Hiking at Robert H Treman State Park

We made our biweekly trip back down to Ithaca to hike to see Lucifer Falls, a 115-foot waterfall at Treman State Park.  This park encompasses the now defunct town of Enfield Glen, of which only a few relics remain.  This park encompasses a total of 12 cascades or waterfalls and is an easy 6 miles of walking on very well-maintained, albeit busy trails.  We began at the lower end of the park and walked up the Gorge Trail first.  Along the way we saw many small cascades and a bigger waterfall, all along trails edge.  When we reached the 2 mile mark we were at the base of Lucifer Falls.  From here, the Gorge Trail had washed out and we were rerouted onto the Rim Trail (are you guys noticing a pattern here, all the trails in Ithaca are named Gorge Trail and Rim Trail!) and up multiple flights of beautifully built stone stairs, which in my mind belonged in some kind of medieval castle!  At the top, it was a short walk to the view of Lucifer Falls.  

After viewing the falls, we continued uphill to meet up with the Gorge Trail once again, which you could follow for about 0.3 miles to an overlook with a bridge near the top of the falls.  We wandered back to the upper parking area and through an old flour mill, which has been restored and turned into a museum honoring both the former town of Enfield Glen and the CCC who built the trails and the parks during the Depression.  

After lunching and wandering through the museum, we took the CCC Memorial Trail to the Finger Lakes Trail to get a break from all the crowds and hike on real trail again.  There was an old woods road to walk on through the site of the former CCC camp and a bridge crossing Fishkill Creek which was out of service.  We crossed the bridge anyway only to realize why it was closed - the end on the other side had absolutely nothing supporting it!  YIKES!  After walking a short mile on the Finger Lakes Trail in solitude, we joined back up with the Rim Trail to hike back down to the car.  These two miles weren’t quite as busy as the Gorge Trail, but still very well-traveled.  When we reached the bottom, we reached Enfield Falls and the public “beach” at the bottom.

The photos above are: a swimmer on the diving board at Enfield Falls, the small falls on the Gorge Trail, NoKey’s face in a unique limestone formation,  NoKey walking up seemingly endless steps, me on the bridge over Lucifer Falls, and me jumping for joy while out in nature.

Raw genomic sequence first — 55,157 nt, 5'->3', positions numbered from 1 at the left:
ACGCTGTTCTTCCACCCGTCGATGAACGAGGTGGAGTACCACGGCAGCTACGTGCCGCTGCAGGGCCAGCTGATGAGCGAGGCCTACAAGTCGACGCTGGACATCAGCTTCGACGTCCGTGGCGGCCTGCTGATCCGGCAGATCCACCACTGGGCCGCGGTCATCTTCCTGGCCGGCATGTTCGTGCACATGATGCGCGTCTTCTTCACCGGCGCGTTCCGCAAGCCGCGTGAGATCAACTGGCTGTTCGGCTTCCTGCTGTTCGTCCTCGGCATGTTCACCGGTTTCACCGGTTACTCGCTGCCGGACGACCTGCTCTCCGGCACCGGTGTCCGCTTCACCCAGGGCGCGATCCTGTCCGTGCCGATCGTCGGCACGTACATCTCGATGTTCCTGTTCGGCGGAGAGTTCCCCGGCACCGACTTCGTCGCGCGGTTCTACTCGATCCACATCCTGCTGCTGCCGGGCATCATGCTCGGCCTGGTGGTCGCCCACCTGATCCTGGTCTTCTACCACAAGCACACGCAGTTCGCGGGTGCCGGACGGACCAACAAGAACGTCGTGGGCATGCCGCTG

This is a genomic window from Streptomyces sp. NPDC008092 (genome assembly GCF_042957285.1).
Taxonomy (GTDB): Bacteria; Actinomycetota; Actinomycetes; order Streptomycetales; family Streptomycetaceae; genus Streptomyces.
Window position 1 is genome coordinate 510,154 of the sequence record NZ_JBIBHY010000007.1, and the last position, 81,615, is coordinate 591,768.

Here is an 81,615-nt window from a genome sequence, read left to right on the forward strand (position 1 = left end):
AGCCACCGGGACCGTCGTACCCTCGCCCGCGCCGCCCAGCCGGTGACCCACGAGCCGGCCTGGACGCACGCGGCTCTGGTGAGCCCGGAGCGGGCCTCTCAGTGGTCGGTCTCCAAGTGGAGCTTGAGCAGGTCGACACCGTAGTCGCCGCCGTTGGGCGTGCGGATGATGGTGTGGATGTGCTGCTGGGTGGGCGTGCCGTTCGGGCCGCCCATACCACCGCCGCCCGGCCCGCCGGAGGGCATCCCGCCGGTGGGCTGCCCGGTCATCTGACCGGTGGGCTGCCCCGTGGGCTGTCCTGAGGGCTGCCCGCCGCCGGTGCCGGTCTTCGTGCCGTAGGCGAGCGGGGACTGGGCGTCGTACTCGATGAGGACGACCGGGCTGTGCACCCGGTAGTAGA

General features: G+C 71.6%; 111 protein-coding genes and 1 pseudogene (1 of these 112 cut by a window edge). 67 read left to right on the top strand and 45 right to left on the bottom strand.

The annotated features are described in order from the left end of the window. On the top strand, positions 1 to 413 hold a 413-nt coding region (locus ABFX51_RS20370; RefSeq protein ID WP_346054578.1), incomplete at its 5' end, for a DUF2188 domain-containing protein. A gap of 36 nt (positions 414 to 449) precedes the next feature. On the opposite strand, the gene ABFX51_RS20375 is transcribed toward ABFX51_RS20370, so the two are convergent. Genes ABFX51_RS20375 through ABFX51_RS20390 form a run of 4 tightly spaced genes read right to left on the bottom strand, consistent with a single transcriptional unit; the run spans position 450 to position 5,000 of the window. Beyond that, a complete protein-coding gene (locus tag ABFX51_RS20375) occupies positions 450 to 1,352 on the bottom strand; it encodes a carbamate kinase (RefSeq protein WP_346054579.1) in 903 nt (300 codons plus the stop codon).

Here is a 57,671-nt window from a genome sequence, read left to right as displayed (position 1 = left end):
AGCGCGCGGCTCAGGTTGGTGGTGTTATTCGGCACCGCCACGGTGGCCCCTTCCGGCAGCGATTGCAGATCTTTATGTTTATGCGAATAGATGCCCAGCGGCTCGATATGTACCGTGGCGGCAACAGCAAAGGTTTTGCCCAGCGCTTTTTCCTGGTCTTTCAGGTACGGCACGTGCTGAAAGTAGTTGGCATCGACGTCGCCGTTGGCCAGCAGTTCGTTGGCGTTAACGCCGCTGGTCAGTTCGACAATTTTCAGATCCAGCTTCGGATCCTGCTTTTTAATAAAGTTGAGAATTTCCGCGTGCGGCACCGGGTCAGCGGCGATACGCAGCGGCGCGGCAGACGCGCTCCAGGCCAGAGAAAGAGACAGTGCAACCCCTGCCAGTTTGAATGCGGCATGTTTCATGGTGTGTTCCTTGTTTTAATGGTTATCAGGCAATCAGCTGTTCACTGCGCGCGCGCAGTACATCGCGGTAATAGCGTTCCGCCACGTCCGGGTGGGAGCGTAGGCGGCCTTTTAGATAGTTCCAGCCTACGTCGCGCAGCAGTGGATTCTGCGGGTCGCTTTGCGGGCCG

Another weekend means time for another backpacking trip! This weekend was calling for some hot and sticky weather, but we had decided that we wanted to backpack anyway and decided on another section of the Finger Lakes/North Country Trail, this time on map M19 which is partially in Kennedy Memorial State Forest just outside of Dryden/Cortland, New York.

We started off our hike by climbing up Virgil Mountain (the highest point in Cortland County) and Greek Peak from Tone Street.  This 700-foot climb was steep in some places, made more difficult by the mud leftover from the past weeks’ rain.  After climbing to the top of Virgil Mountain we were rewarded by walking through waist-deep grass and underneath hot powerlines before walking through more waist-deep grass on Greek Peak. Thankfully the blackberries haven’t fully come in yet, but I’d say within two weeks this portion of trail won’t be pleasant due to thorny berry vines!  

From here, we had a fairly uneventful walk undulating to the Firefox lean-to.  For being 11 years old and incredibly close to a road, this lean-to was in great shape and well-maintained, even with a picnic table for our lunch break!  We continued westward on the Finger Lakes Trail, climbing up an incredibly steep hill on the west side of Babcock Hollow Road, some areas even provided ropes tied off to trees to help us get up the grades! Finally, we came to the split with the blue-blazed Swedish Loop Trail, which we decided to take for a change of scenery.  Instead of starting our day with a road walk, we pretty much ended our day by walking the 0.5 miles down Daisy Hollow Road. The 4 p.m. afternoon sun combined with 85+ degree temperatures made for a pretty hot half mile.  From here, the Finger Lakes Trail turned right across the road, but we stayed on the left side to the Spanish Loop orange blazed trail.  After going in only about 1000 feet, we noticed there was a blue blazed Irwin Trail leading directly to the Irwin biouvac site, which is where we were planning to camp for the night.  We took the blue blaze for a short 0.2 miles where we found a tiny campsite stocked with a 5-foot tall pile of firewood, a bench, a fire ring, and if you headed up the trail about 250 feet, two adirondack chairs set up looking at a small cascade.  The campsite was a beautiful site to be sure.